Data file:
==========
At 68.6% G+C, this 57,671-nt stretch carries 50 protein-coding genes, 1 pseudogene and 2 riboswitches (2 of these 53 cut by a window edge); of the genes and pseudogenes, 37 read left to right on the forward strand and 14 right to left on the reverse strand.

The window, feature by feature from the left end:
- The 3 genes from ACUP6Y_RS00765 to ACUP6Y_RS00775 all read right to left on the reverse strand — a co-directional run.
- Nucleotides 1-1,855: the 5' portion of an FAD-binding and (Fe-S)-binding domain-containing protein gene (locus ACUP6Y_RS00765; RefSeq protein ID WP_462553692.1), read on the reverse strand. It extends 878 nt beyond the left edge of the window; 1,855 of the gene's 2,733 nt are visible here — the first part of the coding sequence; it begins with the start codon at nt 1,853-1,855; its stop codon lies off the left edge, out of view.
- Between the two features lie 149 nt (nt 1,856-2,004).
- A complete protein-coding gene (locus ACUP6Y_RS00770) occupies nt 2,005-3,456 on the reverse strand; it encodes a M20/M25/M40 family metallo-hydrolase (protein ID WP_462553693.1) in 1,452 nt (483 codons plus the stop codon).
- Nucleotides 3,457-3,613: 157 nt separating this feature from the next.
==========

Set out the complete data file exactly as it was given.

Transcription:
At 68.6% G+C, this 57,671-nt stretch carries 50 protein-coding genes, 1 pseudogene and 2 riboswitches (2 of these 53 cut by a window edge); of the genes and pseudogenes, 37 read left to right on the forward strand and 14 right to left on the reverse strand.

The window, feature by feature from the left end:
- The 3 genes from ACUP6Y_RS00765 to ACUP6Y_RS00775 all read right to left on the reverse strand — a co-directional run.
- Nucleotides 1-1,855: the 5' portion of an FAD-binding and (Fe-S)-binding domain-containing protein gene (locus ACUP6Y_RS00765; RefSeq protein ID WP_462553692.1), read on the reverse strand. It extends 878 nt beyond the left edge of the window; 1,855 of the gene's 2,733 nt are visible here — the first part of the coding sequence; it begins with the start codon at nt 1,853-1,855; its stop codon lies off the left edge, out of view.
- Between the two features lie 149 nt (nt 1,856-2,004).
- A complete protein-coding gene (locus ACUP6Y_RS00770) occupies nt 2,005-3,456 on the reverse strand; it encodes a M20/M25/M40 family metallo-hydrolase (protein ID WP_462553693.1) in 1,452 nt (483 codons plus the stop codon).
- Nucleotides 3,457-3,613: 157 nt separating this feature from the next.